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The Aim Of Public International Law

2260 words - 9 pages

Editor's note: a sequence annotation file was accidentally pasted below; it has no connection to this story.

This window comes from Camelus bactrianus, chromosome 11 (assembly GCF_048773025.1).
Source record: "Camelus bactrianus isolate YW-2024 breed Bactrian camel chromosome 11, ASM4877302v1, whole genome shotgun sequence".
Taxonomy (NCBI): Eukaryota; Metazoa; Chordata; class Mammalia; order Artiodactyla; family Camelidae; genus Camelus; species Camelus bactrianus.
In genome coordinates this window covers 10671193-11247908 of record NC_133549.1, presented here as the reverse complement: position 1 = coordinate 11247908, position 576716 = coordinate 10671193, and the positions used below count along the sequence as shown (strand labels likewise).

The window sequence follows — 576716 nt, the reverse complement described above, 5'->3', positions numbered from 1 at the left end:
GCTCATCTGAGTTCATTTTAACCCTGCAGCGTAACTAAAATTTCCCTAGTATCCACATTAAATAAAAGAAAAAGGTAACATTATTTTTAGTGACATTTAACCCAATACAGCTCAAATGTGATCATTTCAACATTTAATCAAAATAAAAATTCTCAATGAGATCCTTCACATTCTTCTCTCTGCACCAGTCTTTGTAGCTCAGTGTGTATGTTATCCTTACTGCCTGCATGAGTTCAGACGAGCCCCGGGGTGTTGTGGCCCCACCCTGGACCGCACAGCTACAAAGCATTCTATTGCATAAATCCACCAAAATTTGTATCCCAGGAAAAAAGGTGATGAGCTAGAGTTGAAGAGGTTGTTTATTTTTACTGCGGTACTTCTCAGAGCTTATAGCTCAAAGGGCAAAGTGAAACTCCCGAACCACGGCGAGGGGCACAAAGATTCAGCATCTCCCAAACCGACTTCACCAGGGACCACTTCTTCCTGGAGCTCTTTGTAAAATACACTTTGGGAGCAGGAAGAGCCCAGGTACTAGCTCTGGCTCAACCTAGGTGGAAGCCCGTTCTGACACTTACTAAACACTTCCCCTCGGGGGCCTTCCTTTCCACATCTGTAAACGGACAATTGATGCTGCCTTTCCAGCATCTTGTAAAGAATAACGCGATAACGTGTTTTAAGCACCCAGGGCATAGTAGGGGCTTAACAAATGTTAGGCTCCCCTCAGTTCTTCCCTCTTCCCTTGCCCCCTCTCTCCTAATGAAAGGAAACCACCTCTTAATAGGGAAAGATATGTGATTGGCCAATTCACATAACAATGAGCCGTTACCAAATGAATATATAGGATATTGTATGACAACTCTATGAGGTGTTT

The aim of international law is to monitor the behaviour between states since where there exists a community of states, the maintaining of law and order becomes essential. A state will, as a general rule, do its utmost to act within the confines of the framework of rules which make up international law. Any state disregarding these general principles of peaceful and cooperative cohabitation between states runs the risk of incurring the disapproval of the fellow states in the community. Such disapproval will hardly ever limit itself to a "tag" of bad reputation, but could even lead to severe consequences. Professor J.G. Starke defines international law as* "that body of law which is composed for its greater part of the principles and rules of conduct which states feel themselves bound to observe, an therefore, do commonly observe in their relations with each other, ..."Professor Starke also includes the rules governing international organisations: their functioning, their interrelation, and their relation with states and individuals. To be included are certain rules relating to individuals and non-state entities whose rights or duties involve the international community. Indeed, although traditionally it was the state which was the subject of international law, nowadays, international organisations and, to a certain extent, the individual can hardly be ignored. The proliferation of international organisations dates back to the post-war period where there was the creation of international organisations dealing with various aspects of internal life. Once these organisations are given their own personality it is common for them to enter into relations with states themselves. They became so important that international law became concerned with their behaviour, and the law of international institutions became thus a specialised branch of the law.As regards the position of the individual in international law, one will note that in classical international law the individual enjoyed no locus standi. There was a contrast too sharply drawn between the state and the human beings who compose it. Rousseau, for example, treated states and men as things of a different nature between which no true relation could be fixed and consequently he affirmed that "a state can only have for enemies other states, and not men." (Contrat Social, Bk.I, cap.4). It was the state itself which was concerned with regulating the individuality of man and, before an individual could bring about a claim against a state, it was imperative that he or she convince his or her state to forward the case.This is no longer so today as international law is increasingly becoming concerned with the predicaments of the individual. It was thus that a whole branch of humanitarian law has developed: giving the individual a place within the international framework. Today, jurists and international bodies themselves cannot ignore this fact. The Revised Statement of the Foreign Relations Law of the...

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